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DigiBarn TV Feature:
Video on the Mockingbird screen-based music scoring system
Created and demonstrated at Xerox PARC, 1980
Running on Dorado workstation

Mockingbird was the first screen-based computer music scoring system. It was built at Xerox PARC in 1980 by Severo M. Ornstein and John T. Maxwell. It's purpose was to explore the assistance that computers might provide to composers, especially those who utilized a piano keyboard in the process of composition. Midi didn't exist back then, so we modified an early synthesizer and invented an equivalent method for communication between the computer and the synthesizer. The program ran on the Dorado, a PARC-designed then-powerful personal computer. The system was never commercialized but many modern scoring systems have borrowed ideas that were first demonstrated in Mockingbird. There are two videos that show the system in operation: one from an early demonstration at a PARC Forum lecture, and the other a more detailed exposition of the final system. - Severo Orstein, April 2008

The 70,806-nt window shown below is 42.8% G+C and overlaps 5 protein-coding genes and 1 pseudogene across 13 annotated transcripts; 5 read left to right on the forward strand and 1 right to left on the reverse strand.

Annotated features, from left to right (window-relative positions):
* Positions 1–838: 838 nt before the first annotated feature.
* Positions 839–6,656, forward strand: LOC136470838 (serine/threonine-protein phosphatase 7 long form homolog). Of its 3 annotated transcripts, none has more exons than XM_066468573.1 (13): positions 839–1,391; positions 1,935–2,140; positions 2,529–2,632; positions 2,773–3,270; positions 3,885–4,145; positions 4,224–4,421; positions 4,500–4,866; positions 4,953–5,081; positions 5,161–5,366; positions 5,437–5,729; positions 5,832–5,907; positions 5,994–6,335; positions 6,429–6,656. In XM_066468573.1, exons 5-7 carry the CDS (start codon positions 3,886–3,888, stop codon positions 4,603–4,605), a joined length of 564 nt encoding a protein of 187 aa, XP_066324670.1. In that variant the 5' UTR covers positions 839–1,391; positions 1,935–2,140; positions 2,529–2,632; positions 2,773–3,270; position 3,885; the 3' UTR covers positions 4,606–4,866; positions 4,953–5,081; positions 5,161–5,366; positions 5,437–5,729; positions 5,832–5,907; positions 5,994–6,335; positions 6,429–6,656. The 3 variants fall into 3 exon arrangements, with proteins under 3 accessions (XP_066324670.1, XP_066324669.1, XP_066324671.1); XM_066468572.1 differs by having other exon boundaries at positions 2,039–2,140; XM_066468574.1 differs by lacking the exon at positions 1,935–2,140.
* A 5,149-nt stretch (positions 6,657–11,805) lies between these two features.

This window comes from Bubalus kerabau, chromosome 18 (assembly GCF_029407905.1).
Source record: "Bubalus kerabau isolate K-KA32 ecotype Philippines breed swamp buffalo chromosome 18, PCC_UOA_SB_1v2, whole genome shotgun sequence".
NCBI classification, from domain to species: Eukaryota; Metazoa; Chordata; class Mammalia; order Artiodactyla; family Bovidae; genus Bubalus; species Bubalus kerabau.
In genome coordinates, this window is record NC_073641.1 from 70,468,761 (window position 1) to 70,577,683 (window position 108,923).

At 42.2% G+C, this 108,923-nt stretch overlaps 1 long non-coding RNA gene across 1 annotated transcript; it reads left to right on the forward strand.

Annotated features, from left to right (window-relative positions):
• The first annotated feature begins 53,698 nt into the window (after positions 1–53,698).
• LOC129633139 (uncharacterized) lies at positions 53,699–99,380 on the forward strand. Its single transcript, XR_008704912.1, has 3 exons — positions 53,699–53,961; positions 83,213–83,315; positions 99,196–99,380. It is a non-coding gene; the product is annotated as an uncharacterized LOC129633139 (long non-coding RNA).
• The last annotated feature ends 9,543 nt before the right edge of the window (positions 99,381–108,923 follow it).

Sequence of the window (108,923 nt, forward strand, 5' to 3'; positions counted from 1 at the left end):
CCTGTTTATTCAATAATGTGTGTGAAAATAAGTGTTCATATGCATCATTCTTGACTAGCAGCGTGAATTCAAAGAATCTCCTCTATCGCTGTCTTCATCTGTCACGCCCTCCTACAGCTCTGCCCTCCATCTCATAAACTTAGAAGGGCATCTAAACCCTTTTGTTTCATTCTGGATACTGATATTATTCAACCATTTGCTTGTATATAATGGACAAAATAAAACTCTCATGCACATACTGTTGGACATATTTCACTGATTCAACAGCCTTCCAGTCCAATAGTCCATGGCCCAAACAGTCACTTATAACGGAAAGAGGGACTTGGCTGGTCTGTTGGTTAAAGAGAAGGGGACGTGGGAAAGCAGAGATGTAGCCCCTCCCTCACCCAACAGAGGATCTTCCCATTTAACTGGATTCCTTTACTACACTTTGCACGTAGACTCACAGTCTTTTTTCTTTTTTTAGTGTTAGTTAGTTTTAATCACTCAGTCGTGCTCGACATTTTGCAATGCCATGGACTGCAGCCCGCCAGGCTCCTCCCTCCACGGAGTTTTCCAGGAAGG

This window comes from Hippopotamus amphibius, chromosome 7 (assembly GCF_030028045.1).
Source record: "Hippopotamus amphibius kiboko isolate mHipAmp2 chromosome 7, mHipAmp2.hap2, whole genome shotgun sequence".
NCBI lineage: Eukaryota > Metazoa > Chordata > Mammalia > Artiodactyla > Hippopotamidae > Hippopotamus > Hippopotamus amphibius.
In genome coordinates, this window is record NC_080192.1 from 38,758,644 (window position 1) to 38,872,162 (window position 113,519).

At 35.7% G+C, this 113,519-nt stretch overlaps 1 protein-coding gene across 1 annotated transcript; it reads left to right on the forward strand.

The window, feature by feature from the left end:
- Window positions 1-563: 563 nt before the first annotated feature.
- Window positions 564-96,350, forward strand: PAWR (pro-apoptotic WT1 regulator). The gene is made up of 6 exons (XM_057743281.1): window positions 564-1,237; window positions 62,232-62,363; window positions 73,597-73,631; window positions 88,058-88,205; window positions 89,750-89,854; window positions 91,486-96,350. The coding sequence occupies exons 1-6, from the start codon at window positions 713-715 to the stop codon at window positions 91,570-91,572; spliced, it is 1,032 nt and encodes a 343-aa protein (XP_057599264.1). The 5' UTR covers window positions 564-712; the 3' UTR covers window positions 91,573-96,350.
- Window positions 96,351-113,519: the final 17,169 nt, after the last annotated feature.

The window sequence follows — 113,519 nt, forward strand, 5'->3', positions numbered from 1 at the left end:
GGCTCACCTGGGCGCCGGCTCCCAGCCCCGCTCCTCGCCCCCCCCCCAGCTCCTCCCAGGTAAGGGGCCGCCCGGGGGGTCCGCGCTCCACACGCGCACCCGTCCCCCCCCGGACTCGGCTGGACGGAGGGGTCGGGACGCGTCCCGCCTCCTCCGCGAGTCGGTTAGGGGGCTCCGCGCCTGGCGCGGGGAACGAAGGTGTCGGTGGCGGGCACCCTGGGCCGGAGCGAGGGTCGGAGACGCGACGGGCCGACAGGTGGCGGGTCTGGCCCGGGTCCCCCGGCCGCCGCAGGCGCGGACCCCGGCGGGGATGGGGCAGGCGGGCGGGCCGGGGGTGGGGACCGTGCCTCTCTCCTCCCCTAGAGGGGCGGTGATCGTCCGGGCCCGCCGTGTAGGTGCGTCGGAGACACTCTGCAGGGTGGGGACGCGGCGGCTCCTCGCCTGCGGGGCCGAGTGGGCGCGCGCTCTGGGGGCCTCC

PARC Computing Forum Lecture (images and video)

Severo Ornstein & John T. Maxwell

View of the Mockingbird program on-screen

Full video of Computing Forum demo, late 1980 (possibly October): "Mockingbird, a Musician's Amanuensis" Click here to see this larger on YouTube or here to see it on the DigiBarn collection at Archive.org

Detailed Demonstration of the System in Operation (images and video)

Severo Ornstein "playing into" Mockingbird

Closeup of Mockingbird on the Dorado

Full video of detailed Mockingbird demo, late 1980 (possibly October)
Click here to see this larger on YouTube or here to see it on the DigiBarn collection at Archive.org

See also:

Our pages about Xerox (Alto, Dorado, Star and other systems)

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